COLUMBIA - Pig Brown is hungry. He’s starving, in fact.
Don’t worry. It has nothing to do with the senior’s diet. The Tigers’ strong safety is fit. The junior college transfer arrived last summer in Columbia weighing 220 pounds, but now he’s down to 205.
Brown is eager to feast on interceptions. Last season, he didn’t have any for the Tigers. It was the first time in his career, including his childhood, when he didn’t get a taste of the pigskin.
“I’m gonna come in this season with a little chip on my shoulder,” he said. “Like, ‘Man, I went one year out of about 10 or 11 years without an interception.’”
Brown should have plenty of opportunities to sate himself this season.
After transferring from Riddley (Calif.) Community College last summer, he has become a defensive leader. Elected as one of the team’s four captains, he and free safety William Moore are projected to replace departed starters David Overstreet and Brandon Massey.
Brown made an impression on one of the team’s defensive standouts when he moved to Columbia last summer. He lived with defensive tackle and fellow captain Lorenzo Williams, and the two quickly bonded.
“I kind of helped him through the first days,” Williams said, “and he just took off from there.”
The respect runs deep between the two friends.
“I just really respect him (Williams) more as a man than as a player for what he did for me last year,” Brown said.
The two play off the field together as well, teaming up and “killing everybody” in spades, Williams said.
Brown saw plenty of action last season, playing in 12 games and recording 40 tackles. But Brown could have had a more productive year, Williams said, if he hadn’t sprained his ankle early in the season.
During 11-on-11 drills at Monday’s morning practice, Brown demonstrated his defensive skills — good close-out speed and punishing power.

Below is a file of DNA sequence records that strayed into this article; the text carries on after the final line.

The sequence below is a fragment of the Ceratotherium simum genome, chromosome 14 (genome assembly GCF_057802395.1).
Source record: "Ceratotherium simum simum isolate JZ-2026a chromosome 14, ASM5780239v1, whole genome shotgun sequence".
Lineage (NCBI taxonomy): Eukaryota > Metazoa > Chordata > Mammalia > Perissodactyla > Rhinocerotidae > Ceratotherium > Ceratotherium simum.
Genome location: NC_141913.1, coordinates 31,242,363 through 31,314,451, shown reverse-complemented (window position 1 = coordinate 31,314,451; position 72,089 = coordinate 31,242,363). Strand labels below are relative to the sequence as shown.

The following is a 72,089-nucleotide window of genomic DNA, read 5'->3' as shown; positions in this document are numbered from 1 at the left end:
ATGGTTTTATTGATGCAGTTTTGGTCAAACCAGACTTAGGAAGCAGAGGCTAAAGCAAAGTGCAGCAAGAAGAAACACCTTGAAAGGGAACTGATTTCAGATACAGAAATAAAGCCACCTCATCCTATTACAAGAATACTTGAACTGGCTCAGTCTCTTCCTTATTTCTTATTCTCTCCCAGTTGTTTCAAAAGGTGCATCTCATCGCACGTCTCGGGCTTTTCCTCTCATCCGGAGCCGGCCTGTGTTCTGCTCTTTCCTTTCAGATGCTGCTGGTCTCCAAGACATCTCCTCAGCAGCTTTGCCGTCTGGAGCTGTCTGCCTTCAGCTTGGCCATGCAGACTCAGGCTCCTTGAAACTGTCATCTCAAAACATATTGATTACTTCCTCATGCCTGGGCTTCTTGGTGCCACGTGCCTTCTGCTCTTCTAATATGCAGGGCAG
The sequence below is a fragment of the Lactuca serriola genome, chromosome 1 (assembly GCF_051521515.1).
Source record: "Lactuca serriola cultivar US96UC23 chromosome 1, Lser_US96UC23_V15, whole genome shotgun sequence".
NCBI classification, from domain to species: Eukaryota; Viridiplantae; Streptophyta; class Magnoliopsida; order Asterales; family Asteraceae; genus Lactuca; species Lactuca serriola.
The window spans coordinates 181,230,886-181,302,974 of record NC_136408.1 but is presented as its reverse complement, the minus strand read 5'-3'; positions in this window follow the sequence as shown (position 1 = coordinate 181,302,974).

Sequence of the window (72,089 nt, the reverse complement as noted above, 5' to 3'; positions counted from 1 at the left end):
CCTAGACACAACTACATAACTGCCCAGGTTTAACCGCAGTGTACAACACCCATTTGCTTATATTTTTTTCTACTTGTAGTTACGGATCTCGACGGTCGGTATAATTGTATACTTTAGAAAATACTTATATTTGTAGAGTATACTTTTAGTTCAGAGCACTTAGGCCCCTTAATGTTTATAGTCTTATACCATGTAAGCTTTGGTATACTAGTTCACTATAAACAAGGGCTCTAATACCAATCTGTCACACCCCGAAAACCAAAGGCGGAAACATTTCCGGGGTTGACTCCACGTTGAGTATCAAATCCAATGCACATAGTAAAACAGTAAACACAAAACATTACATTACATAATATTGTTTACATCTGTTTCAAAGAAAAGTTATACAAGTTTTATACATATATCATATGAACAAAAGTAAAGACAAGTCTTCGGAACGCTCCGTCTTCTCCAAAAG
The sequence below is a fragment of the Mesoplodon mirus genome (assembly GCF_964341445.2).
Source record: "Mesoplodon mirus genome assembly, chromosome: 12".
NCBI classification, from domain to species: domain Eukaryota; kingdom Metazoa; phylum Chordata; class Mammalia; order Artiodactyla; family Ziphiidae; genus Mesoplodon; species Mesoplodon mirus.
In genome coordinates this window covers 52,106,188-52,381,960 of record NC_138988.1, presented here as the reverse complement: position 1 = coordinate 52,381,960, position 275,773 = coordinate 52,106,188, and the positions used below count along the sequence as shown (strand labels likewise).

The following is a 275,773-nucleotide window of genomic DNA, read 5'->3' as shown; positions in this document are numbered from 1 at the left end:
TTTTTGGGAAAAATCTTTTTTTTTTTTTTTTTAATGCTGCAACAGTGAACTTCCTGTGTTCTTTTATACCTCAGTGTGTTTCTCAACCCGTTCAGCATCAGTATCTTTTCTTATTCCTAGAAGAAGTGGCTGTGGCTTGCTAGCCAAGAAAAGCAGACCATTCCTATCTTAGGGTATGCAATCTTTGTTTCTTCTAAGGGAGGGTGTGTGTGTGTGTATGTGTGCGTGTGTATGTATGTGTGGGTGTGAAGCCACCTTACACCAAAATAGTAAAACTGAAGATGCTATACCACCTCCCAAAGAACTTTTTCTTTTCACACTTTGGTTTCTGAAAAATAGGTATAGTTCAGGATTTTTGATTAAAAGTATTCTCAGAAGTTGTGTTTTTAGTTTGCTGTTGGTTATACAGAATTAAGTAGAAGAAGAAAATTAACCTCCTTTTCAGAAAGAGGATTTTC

Quarterback Chase Daniel fired a short pass right into tight end Martin Rucker’s hands. Brown quickly reacted and hit the 6-foot-6, 255-pound Rucker, forcing him to drop the ball.
His wit is also fast. Moore said their safety meetings are never boring.
“He’s always got a joke for something,” he said. “Always.”
Another distinguishing feature are Brown’s dreadlocks, which resemble former Miami Dolphins’ running back Ricky Williams’ hairstyle. They shoot out from his helmet and flap around as he darts in coverage. The dreads may be the only thing the two share. Unlike the notoriously reserved, enigmatic Williams, who wouldn’t remove his helmet for interviews early in his career, Brown believes it’s his duty to reach out to everyone.
“I don’t shy away from nobody,” Brown said, “because that’s not the way to be.”
Although Brown is outgoing, he becomes more serious when discussing his responsibility as captain, deferring credit to his teammates.
“We’re just gonna feed off each other,” he said.
Brown got his nickname when he was young because he was too eager to be fed.
“I was just messy and sloppy,” said Brown, whose real first name is Cornelius. “When I was little, I was kind of on the heavy side.”
Although Brown no longer lives up to his nickname because he watches what he eats, he says he could compete with the team’s prodigious eaters: the offensive and defensive linemen.
“Oh, yeah,” he said with a smile. “I can keep up with those guys.”
During the preseason, the press has doted on the offense while raising questions about the Tigers’ defense. But the No. 1 and 2 defenses dominated every drill during Monday’s practice, coach Gary Pinkel said.
“Maybe the offense’s reading the papers a little bit too much,” he said, “and the defense is, ‘Hey, we’re pretty good, too.’ I think that’s healthy.”
During 11-on-11 drills, the defense clogged running lanes, pressured the quarterback and initiated several momentary showdowns with the offense with hard hits.
Cornerback Darnell Terrell and linebacker Michael Keck have minor injuries. Both practiced, but did not participate in contact drills. Terrell tweaked his hamstring during a workout two weeks ago, and Keck has a thigh bruise.